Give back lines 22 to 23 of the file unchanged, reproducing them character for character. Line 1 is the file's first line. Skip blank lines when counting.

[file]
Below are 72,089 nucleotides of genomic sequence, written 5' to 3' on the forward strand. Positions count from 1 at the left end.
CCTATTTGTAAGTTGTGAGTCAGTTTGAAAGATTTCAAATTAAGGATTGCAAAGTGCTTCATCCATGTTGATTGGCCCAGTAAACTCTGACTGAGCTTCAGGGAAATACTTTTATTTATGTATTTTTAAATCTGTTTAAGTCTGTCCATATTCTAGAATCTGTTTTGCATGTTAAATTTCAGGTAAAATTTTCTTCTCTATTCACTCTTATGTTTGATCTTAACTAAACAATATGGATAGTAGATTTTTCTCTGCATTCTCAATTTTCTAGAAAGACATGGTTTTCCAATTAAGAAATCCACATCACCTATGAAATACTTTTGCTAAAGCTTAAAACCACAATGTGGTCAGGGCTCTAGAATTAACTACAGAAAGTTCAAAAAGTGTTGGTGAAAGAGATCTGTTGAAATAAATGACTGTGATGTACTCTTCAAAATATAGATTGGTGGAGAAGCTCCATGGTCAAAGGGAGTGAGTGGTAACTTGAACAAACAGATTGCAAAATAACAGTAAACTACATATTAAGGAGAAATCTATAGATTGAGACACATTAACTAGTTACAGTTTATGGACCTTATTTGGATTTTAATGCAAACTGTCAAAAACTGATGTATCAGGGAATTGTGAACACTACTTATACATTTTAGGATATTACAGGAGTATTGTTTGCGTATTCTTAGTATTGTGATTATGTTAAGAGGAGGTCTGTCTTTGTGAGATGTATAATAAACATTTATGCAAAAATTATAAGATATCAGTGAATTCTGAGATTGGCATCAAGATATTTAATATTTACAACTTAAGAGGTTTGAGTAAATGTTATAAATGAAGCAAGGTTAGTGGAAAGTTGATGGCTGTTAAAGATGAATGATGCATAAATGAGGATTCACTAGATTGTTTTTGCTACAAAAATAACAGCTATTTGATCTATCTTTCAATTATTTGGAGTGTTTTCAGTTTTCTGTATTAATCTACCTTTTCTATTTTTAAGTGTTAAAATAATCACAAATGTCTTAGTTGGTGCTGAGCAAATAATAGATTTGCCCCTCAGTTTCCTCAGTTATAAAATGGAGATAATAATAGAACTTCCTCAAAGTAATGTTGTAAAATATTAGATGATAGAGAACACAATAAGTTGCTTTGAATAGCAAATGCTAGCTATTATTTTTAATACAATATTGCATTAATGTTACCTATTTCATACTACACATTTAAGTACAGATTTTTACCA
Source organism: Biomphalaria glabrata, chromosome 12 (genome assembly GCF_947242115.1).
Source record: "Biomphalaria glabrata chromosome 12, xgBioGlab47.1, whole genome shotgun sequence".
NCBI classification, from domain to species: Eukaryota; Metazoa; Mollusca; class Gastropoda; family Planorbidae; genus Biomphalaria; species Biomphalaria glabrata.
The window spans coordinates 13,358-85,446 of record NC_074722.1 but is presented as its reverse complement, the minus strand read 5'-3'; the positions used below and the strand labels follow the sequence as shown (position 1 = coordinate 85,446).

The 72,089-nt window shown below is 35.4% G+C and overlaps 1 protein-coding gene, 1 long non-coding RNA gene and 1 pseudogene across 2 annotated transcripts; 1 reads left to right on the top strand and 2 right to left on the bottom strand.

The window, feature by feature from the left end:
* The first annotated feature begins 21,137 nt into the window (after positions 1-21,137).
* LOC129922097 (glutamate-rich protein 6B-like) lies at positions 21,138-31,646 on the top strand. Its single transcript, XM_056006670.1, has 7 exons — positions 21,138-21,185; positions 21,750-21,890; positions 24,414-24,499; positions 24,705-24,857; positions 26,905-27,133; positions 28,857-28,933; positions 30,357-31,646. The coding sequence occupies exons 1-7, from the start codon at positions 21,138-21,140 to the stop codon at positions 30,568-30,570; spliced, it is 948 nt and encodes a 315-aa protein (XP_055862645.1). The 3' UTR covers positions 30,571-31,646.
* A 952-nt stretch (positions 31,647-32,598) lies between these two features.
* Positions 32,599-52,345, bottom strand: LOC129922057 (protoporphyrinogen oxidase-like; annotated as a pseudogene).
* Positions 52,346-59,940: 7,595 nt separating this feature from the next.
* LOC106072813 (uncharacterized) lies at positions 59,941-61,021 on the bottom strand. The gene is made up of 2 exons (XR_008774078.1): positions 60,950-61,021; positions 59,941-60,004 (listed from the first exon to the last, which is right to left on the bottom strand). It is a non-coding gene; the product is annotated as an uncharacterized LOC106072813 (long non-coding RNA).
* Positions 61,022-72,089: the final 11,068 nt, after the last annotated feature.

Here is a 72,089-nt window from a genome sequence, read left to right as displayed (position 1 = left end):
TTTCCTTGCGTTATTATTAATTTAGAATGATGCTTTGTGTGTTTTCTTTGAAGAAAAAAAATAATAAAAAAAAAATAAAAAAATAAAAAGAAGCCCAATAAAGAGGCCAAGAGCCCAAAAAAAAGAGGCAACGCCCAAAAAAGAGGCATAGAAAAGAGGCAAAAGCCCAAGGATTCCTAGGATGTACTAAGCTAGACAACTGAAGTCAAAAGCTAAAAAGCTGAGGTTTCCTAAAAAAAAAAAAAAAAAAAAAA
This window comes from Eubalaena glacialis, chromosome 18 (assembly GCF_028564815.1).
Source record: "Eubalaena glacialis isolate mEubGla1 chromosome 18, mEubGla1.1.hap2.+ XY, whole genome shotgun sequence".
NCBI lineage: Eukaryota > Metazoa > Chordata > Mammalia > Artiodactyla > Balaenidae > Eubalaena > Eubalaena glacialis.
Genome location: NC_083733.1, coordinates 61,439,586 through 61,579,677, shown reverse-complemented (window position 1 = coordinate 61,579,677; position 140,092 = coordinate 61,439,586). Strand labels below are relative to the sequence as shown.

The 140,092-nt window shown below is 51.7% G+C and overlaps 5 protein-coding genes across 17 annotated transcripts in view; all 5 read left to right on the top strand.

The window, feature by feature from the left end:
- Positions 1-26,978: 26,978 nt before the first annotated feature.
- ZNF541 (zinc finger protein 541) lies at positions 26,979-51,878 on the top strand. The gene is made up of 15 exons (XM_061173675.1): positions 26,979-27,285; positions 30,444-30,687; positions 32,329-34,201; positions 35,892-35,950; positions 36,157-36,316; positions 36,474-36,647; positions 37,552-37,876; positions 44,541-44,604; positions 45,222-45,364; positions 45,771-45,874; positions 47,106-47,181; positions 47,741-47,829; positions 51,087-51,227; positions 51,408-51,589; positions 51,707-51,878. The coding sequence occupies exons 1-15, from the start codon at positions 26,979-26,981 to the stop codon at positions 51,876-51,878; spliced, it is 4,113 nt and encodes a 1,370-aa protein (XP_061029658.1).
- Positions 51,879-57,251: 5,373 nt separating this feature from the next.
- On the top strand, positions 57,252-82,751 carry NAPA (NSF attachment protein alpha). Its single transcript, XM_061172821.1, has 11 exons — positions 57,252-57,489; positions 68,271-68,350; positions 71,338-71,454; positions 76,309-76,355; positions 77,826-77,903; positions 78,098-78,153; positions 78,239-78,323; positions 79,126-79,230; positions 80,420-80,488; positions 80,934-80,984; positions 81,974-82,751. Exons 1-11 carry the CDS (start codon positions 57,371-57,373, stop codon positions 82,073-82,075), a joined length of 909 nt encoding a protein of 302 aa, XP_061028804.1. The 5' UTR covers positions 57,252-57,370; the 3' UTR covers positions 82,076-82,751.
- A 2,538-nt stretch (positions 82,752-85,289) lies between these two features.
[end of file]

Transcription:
The 140,092-nt window shown below is 51.7% G+C and overlaps 5 protein-coding genes across 17 annotated transcripts in view; all 5 read left to right on the top strand.

The window, feature by feature from the left end: